Understanding the Motion to Dismiss

If you file for bankruptcy – whether it be Chapter 7, Chapter 13, or a non-personal bankruptcy – there are rigid terms, conditions, and follow-up requirements that must be satisfied in order for your filing to be legally valid. 

What Are The Types of Motions to Dismiss?

At any point, the court may decide to file a motion to dismiss your bankruptcy. Usually, a motion to dismiss won’t be catastrophic and you can try again soon.

Dismissal Without Prejudice

A court dismissing your bankruptcy filing without prejudice means they rejected your filing but left the door open to immediately re-filing.

Dismissing without prejudice is the court’s way of gently correcting an honest mistake you made while filing. Such mistakes could include not attending a mandatory financial management course or failing to meet with your creditors at your court date. 

Dismissal With Prejudice

If the court dismisses your bankruptcy with prejudice, that means they found you filed with intent to mislead about something on your documents.

This could be hiding assets so you may falsely qualify for Chapter 7 bankruptcy or simply filing to take advantage of the automatic stay without intending to follow up and actually take on a personal bankruptcy.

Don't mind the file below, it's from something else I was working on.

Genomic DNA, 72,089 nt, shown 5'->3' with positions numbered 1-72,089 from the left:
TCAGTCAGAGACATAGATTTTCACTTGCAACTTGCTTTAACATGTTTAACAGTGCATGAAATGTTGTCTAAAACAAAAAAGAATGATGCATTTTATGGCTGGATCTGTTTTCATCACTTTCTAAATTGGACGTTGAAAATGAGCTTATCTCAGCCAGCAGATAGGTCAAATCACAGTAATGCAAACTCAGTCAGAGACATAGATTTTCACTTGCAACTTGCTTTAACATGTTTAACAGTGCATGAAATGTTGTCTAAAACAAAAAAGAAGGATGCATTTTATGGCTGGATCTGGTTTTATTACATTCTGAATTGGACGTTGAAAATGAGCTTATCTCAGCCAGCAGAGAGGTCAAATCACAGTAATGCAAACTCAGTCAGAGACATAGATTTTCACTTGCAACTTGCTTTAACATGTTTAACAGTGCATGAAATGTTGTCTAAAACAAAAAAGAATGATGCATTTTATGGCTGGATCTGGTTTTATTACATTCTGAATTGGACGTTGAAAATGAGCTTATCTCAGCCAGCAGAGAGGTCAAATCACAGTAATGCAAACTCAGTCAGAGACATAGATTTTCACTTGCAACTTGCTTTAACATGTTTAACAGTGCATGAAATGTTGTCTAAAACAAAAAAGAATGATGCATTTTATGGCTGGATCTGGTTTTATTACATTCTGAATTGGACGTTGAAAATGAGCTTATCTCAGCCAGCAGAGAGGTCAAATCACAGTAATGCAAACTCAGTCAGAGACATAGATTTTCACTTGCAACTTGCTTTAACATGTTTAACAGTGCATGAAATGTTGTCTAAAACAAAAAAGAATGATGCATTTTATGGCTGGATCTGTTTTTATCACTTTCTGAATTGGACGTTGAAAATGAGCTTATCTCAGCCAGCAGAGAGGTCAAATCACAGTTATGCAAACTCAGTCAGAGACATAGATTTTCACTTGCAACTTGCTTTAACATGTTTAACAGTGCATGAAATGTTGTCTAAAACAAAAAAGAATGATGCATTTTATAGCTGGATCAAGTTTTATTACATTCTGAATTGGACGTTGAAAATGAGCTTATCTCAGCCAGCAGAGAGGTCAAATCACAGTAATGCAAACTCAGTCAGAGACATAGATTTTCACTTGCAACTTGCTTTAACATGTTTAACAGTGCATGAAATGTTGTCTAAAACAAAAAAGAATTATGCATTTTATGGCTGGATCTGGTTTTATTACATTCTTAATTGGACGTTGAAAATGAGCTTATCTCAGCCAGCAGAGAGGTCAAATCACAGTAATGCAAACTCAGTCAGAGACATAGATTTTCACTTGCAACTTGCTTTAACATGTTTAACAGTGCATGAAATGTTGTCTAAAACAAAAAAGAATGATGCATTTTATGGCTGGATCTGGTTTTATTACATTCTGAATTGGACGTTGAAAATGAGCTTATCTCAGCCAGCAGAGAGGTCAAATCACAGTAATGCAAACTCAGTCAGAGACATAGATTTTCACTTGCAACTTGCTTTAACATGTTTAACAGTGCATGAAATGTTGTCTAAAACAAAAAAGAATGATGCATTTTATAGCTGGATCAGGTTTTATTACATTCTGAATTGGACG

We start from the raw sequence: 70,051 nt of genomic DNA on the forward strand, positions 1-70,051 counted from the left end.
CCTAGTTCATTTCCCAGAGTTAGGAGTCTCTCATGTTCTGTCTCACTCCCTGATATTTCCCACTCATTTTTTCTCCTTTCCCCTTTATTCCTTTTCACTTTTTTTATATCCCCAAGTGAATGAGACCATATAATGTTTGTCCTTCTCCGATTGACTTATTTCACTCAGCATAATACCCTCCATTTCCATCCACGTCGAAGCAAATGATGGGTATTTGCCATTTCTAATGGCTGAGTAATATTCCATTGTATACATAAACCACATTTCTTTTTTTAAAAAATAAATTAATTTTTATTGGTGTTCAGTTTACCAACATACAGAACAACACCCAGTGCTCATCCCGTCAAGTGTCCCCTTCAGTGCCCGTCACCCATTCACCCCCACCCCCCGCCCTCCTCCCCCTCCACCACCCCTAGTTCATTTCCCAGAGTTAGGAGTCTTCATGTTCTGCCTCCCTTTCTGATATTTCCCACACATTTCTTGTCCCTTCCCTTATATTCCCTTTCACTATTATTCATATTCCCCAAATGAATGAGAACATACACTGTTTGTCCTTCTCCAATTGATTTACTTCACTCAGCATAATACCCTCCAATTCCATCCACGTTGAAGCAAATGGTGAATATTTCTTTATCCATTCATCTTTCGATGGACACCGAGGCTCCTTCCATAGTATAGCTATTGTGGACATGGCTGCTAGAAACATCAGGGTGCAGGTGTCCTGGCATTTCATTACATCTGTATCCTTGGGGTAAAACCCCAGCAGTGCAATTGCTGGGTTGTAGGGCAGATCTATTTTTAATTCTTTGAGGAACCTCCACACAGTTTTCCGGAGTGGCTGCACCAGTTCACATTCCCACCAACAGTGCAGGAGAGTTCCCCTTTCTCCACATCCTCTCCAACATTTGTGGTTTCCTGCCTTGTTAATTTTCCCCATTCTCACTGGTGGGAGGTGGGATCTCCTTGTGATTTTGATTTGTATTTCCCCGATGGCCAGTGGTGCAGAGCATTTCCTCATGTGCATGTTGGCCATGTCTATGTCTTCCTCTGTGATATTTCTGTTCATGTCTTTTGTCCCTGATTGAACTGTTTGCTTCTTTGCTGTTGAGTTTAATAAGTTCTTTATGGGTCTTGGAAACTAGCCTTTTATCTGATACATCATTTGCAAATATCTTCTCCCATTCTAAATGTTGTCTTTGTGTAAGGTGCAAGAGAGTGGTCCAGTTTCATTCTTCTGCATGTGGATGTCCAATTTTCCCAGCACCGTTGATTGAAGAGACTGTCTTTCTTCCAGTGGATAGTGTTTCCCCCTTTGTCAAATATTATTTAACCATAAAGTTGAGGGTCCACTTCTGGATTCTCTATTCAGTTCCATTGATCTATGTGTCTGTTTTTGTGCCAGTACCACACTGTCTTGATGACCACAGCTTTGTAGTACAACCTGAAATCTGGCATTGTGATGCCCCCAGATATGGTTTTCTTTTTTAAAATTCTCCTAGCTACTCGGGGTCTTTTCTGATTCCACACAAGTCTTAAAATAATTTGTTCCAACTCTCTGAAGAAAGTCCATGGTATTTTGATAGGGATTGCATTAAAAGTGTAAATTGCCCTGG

Objecting to a Motion to Dismiss a Chapter 13

Chapter 7 and Chapter 13 bankruptcies are distinct ways to get relief from your overwhelming debts. Each type has pros and cons; however, many people simply do not qualify for Chapter 7 bankruptcy and must settle for Chapter 13.

Chapter 13 requires you to enter into a payment plan (usually 3-5 years) to either fully or partially satisfy your creditors. 

If your trustee files a motion to dismiss your Chapter 13 bankruptcy based on a failure to pay, then you usually have 21 days to respond to the motion. If your personal financial situation has dramatically changed since you agreed to the payment plan, then it is possible to get your plan modified. That will not be an option if your original agreement disallowed modifications.

In some cases, you may request to convert to a Chapter 7 bankruptcy or a hardship discharge if a dismissal motion was filed against you. To be clear, you or your bankruptcy trustee may file a motion to dismiss in the event you cannot make your Chapter 13 payments. 

About the Bankruptcy Process

It can be difficult to get all your i’s dotted and t’s crossed when filing for bankruptcy and dealing with the emotions associated with such an event. Dismissal can be filed at the outset, during your Chapter 13 bankruptcy, or before you’ve filed all your pertinent documents.

Talking with an experienced bankruptcy lawyer will help your bankruptcy go as smoothly as possible. Please get in touch with us today to get started with a no-obligation initial consultation.